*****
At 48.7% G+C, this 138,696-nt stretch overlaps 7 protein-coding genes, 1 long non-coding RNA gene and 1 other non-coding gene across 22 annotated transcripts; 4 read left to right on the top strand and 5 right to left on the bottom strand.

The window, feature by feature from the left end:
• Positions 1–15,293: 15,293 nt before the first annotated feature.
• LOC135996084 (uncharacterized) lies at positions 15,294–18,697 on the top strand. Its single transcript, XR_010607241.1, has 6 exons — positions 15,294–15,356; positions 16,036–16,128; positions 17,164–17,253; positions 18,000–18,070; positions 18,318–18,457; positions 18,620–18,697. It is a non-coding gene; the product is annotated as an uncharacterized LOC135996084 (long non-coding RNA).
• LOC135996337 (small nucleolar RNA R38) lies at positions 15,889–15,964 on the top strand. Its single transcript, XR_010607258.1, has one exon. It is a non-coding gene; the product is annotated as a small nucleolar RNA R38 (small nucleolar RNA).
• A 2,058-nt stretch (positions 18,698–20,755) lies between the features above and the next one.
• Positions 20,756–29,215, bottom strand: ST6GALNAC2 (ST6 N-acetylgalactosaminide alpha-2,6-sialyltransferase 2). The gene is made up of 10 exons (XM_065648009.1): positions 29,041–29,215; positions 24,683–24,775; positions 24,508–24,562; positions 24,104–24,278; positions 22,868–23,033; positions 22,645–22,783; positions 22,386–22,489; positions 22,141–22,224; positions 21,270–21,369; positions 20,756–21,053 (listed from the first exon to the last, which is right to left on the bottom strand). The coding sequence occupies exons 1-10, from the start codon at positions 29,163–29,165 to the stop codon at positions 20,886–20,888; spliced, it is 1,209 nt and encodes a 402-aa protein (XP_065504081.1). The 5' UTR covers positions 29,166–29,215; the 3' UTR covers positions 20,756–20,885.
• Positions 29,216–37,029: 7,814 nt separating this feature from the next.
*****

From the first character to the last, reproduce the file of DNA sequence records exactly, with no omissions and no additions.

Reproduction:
At 48.7% G+C, this 138,696-nt stretch overlaps 7 protein-coding genes, 1 long non-coding RNA gene and 1 other non-coding gene across 22 annotated transcripts; 4 read left to right on the top strand and 5 right to left on the bottom strand.

The window, feature by feature from the left end:
• Positions 1–15,293: 15,293 nt before the first annotated feature.
• LOC135996084 (uncharacterized) lies at positions 15,294–18,697 on the top strand. Its single transcript, XR_010607241.1, has 6 exons — positions 15,294–15,356; positions 16,036–16,128; positions 17,164–17,253; positions 18,000–18,070; positions 18,318–18,457; positions 18,620–18,697. It is a non-coding gene; the product is annotated as an uncharacterized LOC135996084 (long non-coding RNA).
• LOC135996337 (small nucleolar RNA R38) lies at positions 15,889–15,964 on the top strand. Its single transcript, XR_010607258.1, has one exon. It is a non-coding gene; the product is annotated as a small nucleolar RNA R38 (small nucleolar RNA).
• A 2,058-nt stretch (positions 18,698–20,755) lies between the features above and the next one.
• Positions 20,756–29,215, bottom strand: ST6GALNAC2 (ST6 N-acetylgalactosaminide alpha-2,6-sialyltransferase 2). The gene is made up of 10 exons (XM_065648009.1): positions 29,041–29,215; positions 24,683–24,775; positions 24,508–24,562; positions 24,104–24,278; positions 22,868–23,033; positions 22,645–22,783; positions 22,386–22,489; positions 22,141–22,224; positions 21,270–21,369; positions 20,756–21,053 (listed from the first exon to the last, which is right to left on the bottom strand). The coding sequence occupies exons 1-10, from the start codon at positions 29,163–29,165 to the stop codon at positions 20,886–20,888; spliced, it is 1,209 nt and encodes a 402-aa protein (XP_065504081.1). The 5' UTR covers positions 29,166–29,215; the 3' UTR covers positions 20,756–20,885.
• Positions 29,216–37,029: 7,814 nt separating this feature from the next.